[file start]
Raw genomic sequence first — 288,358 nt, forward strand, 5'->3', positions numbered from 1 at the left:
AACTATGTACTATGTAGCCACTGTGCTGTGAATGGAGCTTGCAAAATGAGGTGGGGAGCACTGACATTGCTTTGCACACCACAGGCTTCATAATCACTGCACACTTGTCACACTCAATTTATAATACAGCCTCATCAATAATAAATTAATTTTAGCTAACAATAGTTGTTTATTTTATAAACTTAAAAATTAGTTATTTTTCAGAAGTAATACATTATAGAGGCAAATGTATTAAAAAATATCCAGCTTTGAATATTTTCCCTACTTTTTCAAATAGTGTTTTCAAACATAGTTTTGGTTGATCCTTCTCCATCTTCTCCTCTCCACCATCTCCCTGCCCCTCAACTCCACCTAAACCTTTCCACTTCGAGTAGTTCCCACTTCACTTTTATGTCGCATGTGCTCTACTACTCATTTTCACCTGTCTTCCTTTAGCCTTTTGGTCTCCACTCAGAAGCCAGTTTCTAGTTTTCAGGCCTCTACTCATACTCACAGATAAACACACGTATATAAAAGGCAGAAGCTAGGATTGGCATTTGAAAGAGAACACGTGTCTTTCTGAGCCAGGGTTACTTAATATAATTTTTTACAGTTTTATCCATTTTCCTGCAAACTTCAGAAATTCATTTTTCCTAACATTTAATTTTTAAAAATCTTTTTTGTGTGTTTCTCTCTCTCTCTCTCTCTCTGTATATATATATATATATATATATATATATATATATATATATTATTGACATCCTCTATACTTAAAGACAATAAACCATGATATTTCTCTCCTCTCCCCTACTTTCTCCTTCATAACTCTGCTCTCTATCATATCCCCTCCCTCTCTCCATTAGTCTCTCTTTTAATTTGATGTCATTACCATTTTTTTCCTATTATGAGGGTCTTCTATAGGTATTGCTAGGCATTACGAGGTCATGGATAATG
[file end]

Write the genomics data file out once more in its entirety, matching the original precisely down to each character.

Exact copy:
Raw genomic sequence first — 288,358 nt, forward strand, 5'->3', positions numbered from 1 at the left:
AACTATGTACTATGTAGCCACTGTGCTGTGAATGGAGCTTGCAAAATGAGGTGGGGAGCACTGACATTGCTTTGCACACCACAGGCTTCATAATCACTGCACACTTGTCACACTCAATTTATAATACAGCCTCATCAATAATAAATTAATTTTAGCTAACAATAGTTGTTTATTTTATAAACTTAAAAATTAGTTATTTTTCAGAAGTAATACATTATAGAGGCAAATGTATTAAAAAATATCCAGCTTTGAATATTTTCCCTACTTTTTCAAATAGTGTTTTCAAACATAGTTTTGGTTGATCCTTCTCCATCTTCTCCTCTCCACCATCTCCCTGCCCCTCAACTCCACCTAAACCTTTCCACTTCGAGTAGTTCCCACTTCACTTTTATGTCGCATGTGCTCTACTACTCATTTTCACCTGTCTTCCTTTAGCCTTTTGGTCTCCACTCAGAAGCCAGTTTCTAGTTTTCAGGCCTCTACTCATACTCACAGATAAACACACGTATATAAAAGGCAGAAGCTAGGATTGGCATTTGAAAGAGAACACGTGTCTTTCTGAGCCAGGGTTACTTAATATAATTTTTTACAGTTTTATCCATTTTCCTGCAAACTTCAGAAATTCATTTTTCCTAACATTTAATTTTTAAAAATCTTTTTTGTGTGTTTCTCTCTCTCTCTCTCTCTCTGTATATATATATATATATATATATATATATATATATATATATTATTGACATCCTCTATACTTAAAGACAATAAACCATGATATTTCTCTCCTCTCCCCTACTTTCTCCTTCATAACTCTGCTCTCTATCATATCCCCTCCCTCTCTCCATTAGTCTCTCTTTTAATTTGATGTCATTACCATTTTTTTCCTATTATGAGGGTCTTCTATAGGTATTGCTAGGCATTACGAGGTCATGGATAATG